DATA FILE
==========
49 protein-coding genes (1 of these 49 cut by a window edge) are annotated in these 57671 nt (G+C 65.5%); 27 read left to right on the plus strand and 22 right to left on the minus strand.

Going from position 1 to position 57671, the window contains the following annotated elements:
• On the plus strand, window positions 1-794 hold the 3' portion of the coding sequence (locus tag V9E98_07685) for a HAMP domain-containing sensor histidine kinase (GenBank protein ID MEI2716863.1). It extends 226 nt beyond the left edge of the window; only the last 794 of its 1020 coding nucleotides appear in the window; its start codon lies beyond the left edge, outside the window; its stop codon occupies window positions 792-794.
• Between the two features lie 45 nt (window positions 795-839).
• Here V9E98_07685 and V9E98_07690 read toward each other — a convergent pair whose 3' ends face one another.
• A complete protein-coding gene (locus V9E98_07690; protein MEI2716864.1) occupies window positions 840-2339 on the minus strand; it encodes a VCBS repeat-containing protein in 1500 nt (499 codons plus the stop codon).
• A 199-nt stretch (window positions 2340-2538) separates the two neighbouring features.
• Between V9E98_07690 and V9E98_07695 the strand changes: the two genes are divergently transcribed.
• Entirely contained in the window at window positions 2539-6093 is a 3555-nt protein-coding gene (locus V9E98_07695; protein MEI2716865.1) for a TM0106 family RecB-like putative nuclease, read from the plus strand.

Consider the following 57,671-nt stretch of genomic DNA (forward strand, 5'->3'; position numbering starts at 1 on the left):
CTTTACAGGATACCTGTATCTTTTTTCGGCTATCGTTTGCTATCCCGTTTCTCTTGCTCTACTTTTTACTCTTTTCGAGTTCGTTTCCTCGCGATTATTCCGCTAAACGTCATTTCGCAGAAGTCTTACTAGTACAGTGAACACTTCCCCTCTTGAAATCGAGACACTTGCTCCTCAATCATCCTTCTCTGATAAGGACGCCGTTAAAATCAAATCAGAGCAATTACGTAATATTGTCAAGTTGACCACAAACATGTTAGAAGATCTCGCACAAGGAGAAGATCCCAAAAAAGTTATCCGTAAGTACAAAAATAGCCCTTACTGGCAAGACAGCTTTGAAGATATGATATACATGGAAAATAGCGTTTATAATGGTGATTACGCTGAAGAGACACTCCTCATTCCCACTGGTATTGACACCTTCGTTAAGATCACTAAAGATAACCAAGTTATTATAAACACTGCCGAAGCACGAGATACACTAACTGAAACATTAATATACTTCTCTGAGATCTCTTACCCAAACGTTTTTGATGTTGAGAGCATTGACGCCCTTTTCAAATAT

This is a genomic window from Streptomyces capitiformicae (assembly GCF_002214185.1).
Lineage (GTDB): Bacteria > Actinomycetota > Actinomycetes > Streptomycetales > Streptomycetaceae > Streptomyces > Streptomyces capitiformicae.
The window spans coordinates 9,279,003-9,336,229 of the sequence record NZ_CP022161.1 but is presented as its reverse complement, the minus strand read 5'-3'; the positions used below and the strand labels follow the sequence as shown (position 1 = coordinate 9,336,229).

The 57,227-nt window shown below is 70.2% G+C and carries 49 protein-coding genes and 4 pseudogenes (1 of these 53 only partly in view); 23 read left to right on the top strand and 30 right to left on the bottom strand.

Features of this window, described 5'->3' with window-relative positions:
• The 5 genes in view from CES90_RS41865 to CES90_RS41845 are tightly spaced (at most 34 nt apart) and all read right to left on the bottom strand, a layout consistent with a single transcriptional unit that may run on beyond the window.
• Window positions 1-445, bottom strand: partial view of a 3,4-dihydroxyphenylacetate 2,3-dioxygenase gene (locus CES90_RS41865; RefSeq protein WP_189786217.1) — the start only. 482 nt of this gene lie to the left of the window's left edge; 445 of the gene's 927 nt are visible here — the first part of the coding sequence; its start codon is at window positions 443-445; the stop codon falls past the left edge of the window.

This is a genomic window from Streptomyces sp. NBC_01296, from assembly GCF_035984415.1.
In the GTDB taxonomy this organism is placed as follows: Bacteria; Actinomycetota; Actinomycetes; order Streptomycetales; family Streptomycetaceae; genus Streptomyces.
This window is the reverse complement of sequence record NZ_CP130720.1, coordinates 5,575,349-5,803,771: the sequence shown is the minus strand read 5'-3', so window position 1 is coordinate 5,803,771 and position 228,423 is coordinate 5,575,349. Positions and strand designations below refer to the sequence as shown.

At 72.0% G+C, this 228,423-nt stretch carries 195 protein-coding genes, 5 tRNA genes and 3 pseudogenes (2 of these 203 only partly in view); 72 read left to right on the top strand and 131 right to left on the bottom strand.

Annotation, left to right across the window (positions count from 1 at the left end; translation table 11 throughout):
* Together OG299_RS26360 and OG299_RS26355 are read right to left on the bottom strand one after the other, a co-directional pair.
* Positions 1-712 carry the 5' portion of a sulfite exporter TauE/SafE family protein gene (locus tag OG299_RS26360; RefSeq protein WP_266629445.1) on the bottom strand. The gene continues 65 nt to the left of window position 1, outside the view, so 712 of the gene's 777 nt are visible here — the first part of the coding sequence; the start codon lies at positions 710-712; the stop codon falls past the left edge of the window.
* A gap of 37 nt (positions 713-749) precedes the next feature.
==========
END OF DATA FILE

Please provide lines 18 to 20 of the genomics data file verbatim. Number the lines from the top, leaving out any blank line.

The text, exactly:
• Window positions 1-445, bottom strand: partial view of a 3,4-dihydroxyphenylacetate 2,3-dioxygenase gene (locus CES90_RS41865; RefSeq protein WP_189786217.1) — the start only. 482 nt of this gene lie to the left of the window's left edge; 445 of the gene's 927 nt are visible here — the first part of the coding sequence; its start codon is at window positions 443-445; the stop codon falls past the left edge of the window.

This is a genomic window from Streptomyces sp. NBC_01296, from assembly GCF_035984415.1.
In the GTDB taxonomy this organism is placed as follows: Bacteria; Actinomycetota; Actinomycetes; order Streptomycetales; family Streptomycetaceae; genus Streptomyces.